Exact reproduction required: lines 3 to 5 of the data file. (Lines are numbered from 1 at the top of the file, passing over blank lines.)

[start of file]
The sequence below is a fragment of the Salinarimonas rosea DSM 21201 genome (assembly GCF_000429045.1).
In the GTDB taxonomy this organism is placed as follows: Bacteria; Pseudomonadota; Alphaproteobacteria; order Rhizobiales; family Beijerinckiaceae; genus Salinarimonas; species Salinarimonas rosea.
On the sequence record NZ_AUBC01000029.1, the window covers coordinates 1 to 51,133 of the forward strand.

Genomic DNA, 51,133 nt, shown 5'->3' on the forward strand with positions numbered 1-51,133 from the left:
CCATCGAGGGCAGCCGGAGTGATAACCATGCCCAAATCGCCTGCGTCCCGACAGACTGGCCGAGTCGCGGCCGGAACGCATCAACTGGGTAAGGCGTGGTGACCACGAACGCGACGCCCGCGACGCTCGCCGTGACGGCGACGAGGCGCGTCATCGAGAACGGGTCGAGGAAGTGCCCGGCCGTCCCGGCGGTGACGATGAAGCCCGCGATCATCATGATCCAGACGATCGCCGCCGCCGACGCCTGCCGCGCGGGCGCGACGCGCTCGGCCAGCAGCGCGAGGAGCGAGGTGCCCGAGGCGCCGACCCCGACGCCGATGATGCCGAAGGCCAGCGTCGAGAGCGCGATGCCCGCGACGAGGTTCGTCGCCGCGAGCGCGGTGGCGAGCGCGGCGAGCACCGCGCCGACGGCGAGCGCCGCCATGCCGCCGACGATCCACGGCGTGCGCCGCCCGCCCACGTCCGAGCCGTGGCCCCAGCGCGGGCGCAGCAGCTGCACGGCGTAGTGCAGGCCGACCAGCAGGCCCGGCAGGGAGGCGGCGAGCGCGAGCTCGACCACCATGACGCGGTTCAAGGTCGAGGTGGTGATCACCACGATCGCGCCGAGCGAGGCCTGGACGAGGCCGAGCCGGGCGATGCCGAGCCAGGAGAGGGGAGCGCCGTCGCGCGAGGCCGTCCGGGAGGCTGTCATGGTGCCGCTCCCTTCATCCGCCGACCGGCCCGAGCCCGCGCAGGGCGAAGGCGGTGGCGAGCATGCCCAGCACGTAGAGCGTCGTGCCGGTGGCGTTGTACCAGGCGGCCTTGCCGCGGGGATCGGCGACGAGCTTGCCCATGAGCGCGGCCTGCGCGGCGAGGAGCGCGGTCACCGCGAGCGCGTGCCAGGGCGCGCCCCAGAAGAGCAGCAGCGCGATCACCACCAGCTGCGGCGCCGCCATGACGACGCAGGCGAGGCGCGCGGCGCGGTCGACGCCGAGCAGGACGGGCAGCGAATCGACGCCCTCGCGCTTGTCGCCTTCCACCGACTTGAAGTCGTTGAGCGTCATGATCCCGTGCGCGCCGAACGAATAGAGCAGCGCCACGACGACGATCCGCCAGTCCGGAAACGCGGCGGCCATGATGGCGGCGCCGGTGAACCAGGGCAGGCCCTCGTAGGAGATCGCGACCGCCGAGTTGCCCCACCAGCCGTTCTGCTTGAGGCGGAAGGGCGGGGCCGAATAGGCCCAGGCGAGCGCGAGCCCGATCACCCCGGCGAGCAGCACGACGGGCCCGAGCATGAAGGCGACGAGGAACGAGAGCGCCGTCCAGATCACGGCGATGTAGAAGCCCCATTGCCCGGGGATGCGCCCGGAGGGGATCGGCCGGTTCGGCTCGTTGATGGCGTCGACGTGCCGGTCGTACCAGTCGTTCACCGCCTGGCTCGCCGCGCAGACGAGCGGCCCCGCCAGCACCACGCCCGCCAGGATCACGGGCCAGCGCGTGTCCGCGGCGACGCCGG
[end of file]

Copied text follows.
On the sequence record NZ_AUBC01000029.1, the window covers coordinates 1 to 51,133 of the forward strand.

Genomic DNA, 51,133 nt, shown 5'->3' on the forward strand with positions numbered 1-51,133 from the left:
CCATCGAGGGCAGCCGGAGTGATAACCATGCCCAAATCGCCTGCGTCCCGACAGACTGGCCGAGTCGCGGCCGGAACGCATCAACTGGGTAAGGCGTGGTGACCACGAACGCGACGCCCGCGACGCTCGCCGTGACGGCGACGAGGCGCGTCATCGAGAACGGGTCGAGGAAGTGCCCGGCCGTCCCGGCGGTGACGATGAAGCCCGCGATCATCATGATCCAGACGATCGCCGCCGCCGACGCCTGCCGCGCGGGCGCGACGCGCTCGGCCAGCAGCGCGAGGAGCGAGGTGCCCGAGGCGCCGACCCCGACGCCGATGATGCCGAAGGCCAGCGTCGAGAGCGCGATGCCCGCGACGAGGTTCGTCGCCGCGAGCGCGGTGGCGAGCGCGGCGAGCACCGCGCCGACGGCGAGCGCCGCCATGCCGCCGACGATCCACGGCGTGCGCCGCCCGCCCACGTCCGAGCCGTGGCCCCAGCGCGGGCGCAGCAGCTGCACGGCGTAGTGCAGGCCGACCAGCAGGCCCGGCAGGGAGGCGGCGAGCGCGAGCTCGACCACCATGACGCGGTTCAAGGTCGAGGTGGTGATCACCACGATCGCGCCGAGCGAGGCCTGGACGAGGCCGAGCCGGGCGATGCCGAGCCAGGAGAGGGGAGCGCCGTCGCGCGAGGCCGTCCGGGAGGCTGTCATGGTGCCGCTCCCTTCATCCGCCGACCGGCCCGAGCCCGCGCAGGGCGAAGGCGGTGGCGAGCATGCCCAGCACGTAGAGCGTCGTGCCGGTGGCGTTGTACCAGGCGGCCTTGCCGCGGGGATCGGCGACGAGCTTGCCCATGAGCGCGGCCTGCGCGGCGAGGAGCGCGGTCACCGCGAGCGCGTGCCAGGGCGCGCCCCAGAAGAGCAGCAGCGCGATCACCACCAGCTGCGGCGCCGCCATGACGACGCAGGCGAGGCGCGCGGCGCGGTCGACGCCGAGCAGGACGGGCAGCGAATCGACGCCCTCGCGCTTGTCGCCTTCCACCGACTTGAAGTCGTTGAGCGTCATGATCCCGTGCGCGCCGAACGAATAGAGCAGCGCCACGACGACGATCCGCCAGTCCGGAAACGCGGCGGCCATGATGGCGGCGCCGGTGAACCAGGGCAGGCCCTCGTAGGAGATCGCGACCGCCGAGTTGCCCCACCAGCCGTTCTGCTTGAGGCGGAAGGGCGGGGCCGAATAGGCCCAGGCGAGCGCGAGCCCGATCACCCCGGCGAGCAGCACGACGGGCCCGAGCATGAAGGCGACGAGGAACGAGAGCGCCGTCCAGATCACGGCGATGTAGAAGCCCCATTGCCCGGGGATGCGCCCGGAGGGGATCGGCCGGTTCGGCTCGTTGATGGCGTCGACGTGCCGGTCGTACCAGTCGTTCACCGCCTGGCTCGCCGCGCAGACGAGCGGCCCCGCCAGCACCACGCCCGCCAGGATCACGGGCCAGCGCGTGTCCGCGGCGACGCCGG